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dc.contributor.authorMayer, Richard F.
dc.date.accessioned2010-12-06T20:28:20Z
dc.date.available2010-12-06T20:28:20Z
dc.date.issued1987
dc.identifier.urihttps://hdl.handle.net/10182/2955
dc.description.abstractThe initial research topic for this dissertation began as an examination of the various drawing communication techniques and graphics that Landscape Architects use to communicate with the landscape construction industry. The objective was to expose ourselves to alternative means of communication as a step towards improving and broadening our communication skills within this Industry. After a series of personal interviews with those who use drawings produced by Landscape Architects, one thing was evident. This was that any problems the landscape construction industry was having with interpreting our drawings had to do more with the information itself rather than the techniques employed to communicate it. In particular, information that was either missing, inaccurate, or that contradicted the broader messages relating to the designers overall aims, goals and objectives. It appeared that problems in communication manifested themselves in what is commonly referred to as 'on site problems', or what I have called 'communication failure through landscape drawings'. Therefore it was felt that the interests of improving the communication skills of Landscape Architects and their relationship with the landscape construction industry would be best served by looking at some typical 'communication failures'. It was also felt that as a means of increasing our awareness of ourselves as communicators (and designers), Landscape Architects would benefit from a perception study, that answered the following questions: How do we as Landscape Architects feel about ourselves in terms of our abilities as communicators? How does the landscape construction industry feel about our abilities as communicators? Where do our strengths and weaknesses lie in communicating? This dissertation attempts to answer some of these questions and perhaps raise a few in the minds of Landscape Architects about the need for designers to interact more with the landscape construction industry. It is not a study of communication theory nor of social survey methods, it is simply an account of some of the types of 'on site problems' experienced by the survey groups and their perceptions. Data Significance It should be noted that all data presented and observations made in this study are done so only with respect to the questionnaire respondents. The size of the survey sample was not of a sufficient quantity to allow any conclusions or generalisations to be made on the part of individual groups or categories of Landscape Architects or Landscape Contractors. For example in the analysis of Landscape Architects under the work category of design-build there were a total of three respondents. Definitions For the purposes of this study the term 'Landscape Architect' (or L.A.) shall also refer to Landscape Designers, Landscape Gardeners and Landscape Technologists. The term 'Landscape Contractor' or 'contractor' shall refer to anyone who interprets drawings produced by a Landscape Architect for the purposes of cost estimating, construction and or fabrication of any work in or on the land. Study Bias It is acknowledged that the causes of all communication failure that occurs between Landscape Architects and Landscape Contractors does not rest solely with Landscape Architects This study however, focuses primarily on communication failure with respect to the Landscape Architect.en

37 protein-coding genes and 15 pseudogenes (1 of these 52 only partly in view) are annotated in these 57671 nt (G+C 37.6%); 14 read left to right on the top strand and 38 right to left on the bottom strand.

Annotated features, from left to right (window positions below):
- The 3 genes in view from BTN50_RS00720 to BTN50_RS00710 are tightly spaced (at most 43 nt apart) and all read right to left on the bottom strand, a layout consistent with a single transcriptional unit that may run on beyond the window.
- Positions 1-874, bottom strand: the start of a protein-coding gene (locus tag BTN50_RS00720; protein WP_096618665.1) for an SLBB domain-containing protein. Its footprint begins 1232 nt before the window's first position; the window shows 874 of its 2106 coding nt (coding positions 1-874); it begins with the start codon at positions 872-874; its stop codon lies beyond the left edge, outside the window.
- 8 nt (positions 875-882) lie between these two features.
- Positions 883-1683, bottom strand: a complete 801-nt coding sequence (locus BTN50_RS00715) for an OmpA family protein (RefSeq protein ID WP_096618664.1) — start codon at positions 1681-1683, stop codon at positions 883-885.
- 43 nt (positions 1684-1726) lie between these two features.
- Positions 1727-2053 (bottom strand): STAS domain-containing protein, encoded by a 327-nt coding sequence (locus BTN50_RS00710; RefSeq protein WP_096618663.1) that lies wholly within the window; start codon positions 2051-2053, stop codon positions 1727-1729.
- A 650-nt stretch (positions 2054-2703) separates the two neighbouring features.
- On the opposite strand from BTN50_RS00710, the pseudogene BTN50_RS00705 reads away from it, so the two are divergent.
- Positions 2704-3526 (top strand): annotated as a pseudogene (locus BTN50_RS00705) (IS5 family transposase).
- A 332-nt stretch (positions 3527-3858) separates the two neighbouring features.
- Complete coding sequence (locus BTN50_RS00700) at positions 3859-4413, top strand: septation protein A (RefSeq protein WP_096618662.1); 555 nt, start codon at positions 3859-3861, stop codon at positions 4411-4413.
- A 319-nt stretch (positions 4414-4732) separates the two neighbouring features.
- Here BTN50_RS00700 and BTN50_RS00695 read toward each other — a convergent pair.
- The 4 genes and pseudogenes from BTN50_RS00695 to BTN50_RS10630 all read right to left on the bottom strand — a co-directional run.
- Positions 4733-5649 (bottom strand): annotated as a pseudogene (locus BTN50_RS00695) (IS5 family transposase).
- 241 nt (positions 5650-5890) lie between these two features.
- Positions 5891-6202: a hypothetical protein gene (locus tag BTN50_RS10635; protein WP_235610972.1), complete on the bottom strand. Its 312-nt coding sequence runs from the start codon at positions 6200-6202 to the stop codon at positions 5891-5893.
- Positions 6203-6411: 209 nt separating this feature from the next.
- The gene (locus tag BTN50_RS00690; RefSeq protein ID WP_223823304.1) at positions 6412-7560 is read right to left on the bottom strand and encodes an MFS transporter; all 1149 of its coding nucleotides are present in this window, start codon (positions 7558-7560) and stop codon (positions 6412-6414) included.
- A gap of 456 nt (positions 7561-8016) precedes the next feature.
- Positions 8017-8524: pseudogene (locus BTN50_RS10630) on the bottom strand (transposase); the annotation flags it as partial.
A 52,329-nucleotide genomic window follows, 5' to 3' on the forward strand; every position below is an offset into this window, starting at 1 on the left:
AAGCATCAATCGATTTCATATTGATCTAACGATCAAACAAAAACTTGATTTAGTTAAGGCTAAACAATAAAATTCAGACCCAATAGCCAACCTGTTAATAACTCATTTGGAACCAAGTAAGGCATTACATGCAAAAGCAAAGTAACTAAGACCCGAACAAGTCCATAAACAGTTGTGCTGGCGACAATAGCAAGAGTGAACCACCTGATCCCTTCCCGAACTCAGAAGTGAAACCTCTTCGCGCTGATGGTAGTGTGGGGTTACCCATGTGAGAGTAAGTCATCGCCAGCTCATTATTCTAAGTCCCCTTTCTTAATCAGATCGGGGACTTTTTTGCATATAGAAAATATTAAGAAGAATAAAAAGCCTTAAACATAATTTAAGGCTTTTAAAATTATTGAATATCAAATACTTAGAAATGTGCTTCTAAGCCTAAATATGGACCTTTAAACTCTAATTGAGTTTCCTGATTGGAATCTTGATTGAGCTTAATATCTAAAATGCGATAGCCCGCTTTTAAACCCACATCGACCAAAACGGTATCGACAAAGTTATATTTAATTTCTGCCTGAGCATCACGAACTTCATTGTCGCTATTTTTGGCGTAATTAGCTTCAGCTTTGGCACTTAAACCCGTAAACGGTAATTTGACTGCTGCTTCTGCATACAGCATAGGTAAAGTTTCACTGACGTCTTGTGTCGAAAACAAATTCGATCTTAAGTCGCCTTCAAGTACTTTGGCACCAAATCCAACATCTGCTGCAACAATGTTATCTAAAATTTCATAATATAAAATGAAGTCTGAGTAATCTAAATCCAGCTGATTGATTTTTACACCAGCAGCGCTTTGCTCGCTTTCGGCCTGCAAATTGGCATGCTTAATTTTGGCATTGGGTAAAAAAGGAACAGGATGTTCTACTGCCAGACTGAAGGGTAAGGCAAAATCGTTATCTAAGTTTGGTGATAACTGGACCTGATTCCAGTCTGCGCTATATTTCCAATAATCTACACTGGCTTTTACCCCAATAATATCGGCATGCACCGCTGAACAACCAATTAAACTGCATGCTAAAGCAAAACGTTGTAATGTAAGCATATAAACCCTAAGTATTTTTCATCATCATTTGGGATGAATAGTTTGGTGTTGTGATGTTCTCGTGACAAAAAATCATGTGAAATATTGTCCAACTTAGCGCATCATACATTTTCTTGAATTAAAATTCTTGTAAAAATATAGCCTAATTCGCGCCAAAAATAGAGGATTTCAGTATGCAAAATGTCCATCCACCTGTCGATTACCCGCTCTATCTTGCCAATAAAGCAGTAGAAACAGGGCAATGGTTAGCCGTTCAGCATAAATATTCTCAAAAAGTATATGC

dc.language.isoenen
dc.publisherLincoln College, University of Canterburyen
dc.rights.urihttps://researcharchive.lincoln.ac.nz/page/rights
dc.subjectlandscape architectureen
dc.subjectdrawing communication techniquesen
dc.subjectcommunication skillsen
dc.subjectlandscape construction industryen
dc.subjecton-site problemsen
dc.subjectcommunication failureen
dc.subjectarchitectural drawingen
dc.titleCommunication failure through landscape drawingsen
dc.typeDissertationen
thesis.degree.grantorUniversity of Canterburyen
thesis.degree.levelDiplomaen
thesis.degree.nameDiploma of Landscape Architectureen
lu.contributor.unitSchool of Landscape Architectureen
dc.rights.accessRightsDigital thesis can be viewed by current staff and students of Lincoln University only. Print copy available for reading in Lincoln University Library. May be available through inter-library loan.en
dc.subject.anzsrc120107 Landscape Architectureen
dc.subject.anzsrc1203 Design Practice and Managementen


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